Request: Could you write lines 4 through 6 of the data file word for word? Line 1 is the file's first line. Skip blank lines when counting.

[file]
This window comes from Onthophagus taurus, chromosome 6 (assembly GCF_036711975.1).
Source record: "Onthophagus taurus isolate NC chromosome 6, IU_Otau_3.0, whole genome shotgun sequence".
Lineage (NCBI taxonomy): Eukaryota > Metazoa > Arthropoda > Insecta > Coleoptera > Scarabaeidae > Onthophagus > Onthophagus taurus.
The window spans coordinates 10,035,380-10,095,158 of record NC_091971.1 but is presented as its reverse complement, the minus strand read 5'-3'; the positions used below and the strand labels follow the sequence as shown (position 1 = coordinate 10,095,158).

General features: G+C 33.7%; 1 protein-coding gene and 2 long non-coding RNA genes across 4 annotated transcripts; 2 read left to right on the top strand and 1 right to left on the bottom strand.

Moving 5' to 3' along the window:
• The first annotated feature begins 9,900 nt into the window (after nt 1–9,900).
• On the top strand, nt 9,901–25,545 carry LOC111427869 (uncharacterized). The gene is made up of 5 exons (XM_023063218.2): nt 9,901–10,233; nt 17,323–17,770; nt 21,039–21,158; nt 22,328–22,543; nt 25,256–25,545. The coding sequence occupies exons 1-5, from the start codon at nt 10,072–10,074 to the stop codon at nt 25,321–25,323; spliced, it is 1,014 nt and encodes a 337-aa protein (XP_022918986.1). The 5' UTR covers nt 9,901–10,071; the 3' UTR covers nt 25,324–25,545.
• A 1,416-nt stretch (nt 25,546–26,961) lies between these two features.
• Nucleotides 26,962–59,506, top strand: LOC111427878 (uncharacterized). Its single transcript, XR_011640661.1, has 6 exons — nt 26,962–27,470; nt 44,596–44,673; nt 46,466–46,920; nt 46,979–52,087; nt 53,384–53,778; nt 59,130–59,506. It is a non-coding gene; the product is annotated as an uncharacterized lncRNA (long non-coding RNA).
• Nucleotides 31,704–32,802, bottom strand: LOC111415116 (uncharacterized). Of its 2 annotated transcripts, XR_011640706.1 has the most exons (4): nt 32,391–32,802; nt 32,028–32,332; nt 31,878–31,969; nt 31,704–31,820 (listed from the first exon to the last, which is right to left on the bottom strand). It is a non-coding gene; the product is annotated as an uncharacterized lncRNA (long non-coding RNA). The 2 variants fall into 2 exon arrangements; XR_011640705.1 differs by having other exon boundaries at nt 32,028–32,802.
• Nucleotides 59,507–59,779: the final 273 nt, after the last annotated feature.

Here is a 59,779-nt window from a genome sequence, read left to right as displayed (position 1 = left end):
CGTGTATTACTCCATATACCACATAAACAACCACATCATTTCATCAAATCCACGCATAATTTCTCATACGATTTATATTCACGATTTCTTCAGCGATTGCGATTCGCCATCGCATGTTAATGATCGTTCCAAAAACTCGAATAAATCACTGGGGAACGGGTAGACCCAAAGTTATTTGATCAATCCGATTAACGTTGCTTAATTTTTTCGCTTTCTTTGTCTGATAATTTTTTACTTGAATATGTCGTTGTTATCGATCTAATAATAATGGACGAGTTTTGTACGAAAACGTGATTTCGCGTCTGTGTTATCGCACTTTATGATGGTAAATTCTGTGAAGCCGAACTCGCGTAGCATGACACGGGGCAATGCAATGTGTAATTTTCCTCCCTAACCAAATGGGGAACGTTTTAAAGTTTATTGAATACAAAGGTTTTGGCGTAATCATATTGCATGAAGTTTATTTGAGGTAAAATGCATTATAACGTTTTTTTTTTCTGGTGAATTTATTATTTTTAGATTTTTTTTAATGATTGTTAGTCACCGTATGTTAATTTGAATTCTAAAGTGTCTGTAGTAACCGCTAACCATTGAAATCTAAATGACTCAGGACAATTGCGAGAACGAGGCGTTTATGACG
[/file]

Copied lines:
The window spans coordinates 10,035,380-10,095,158 of record NC_091971.1 but is presented as its reverse complement, the minus strand read 5'-3'; the positions used below and the strand labels follow the sequence as shown (position 1 = coordinate 10,095,158).

General features: G+C 33.7%; 1 protein-coding gene and 2 long non-coding RNA genes across 4 annotated transcripts; 2 read left to right on the top strand and 1 right to left on the bottom strand.

Moving 5' to 3' along the window: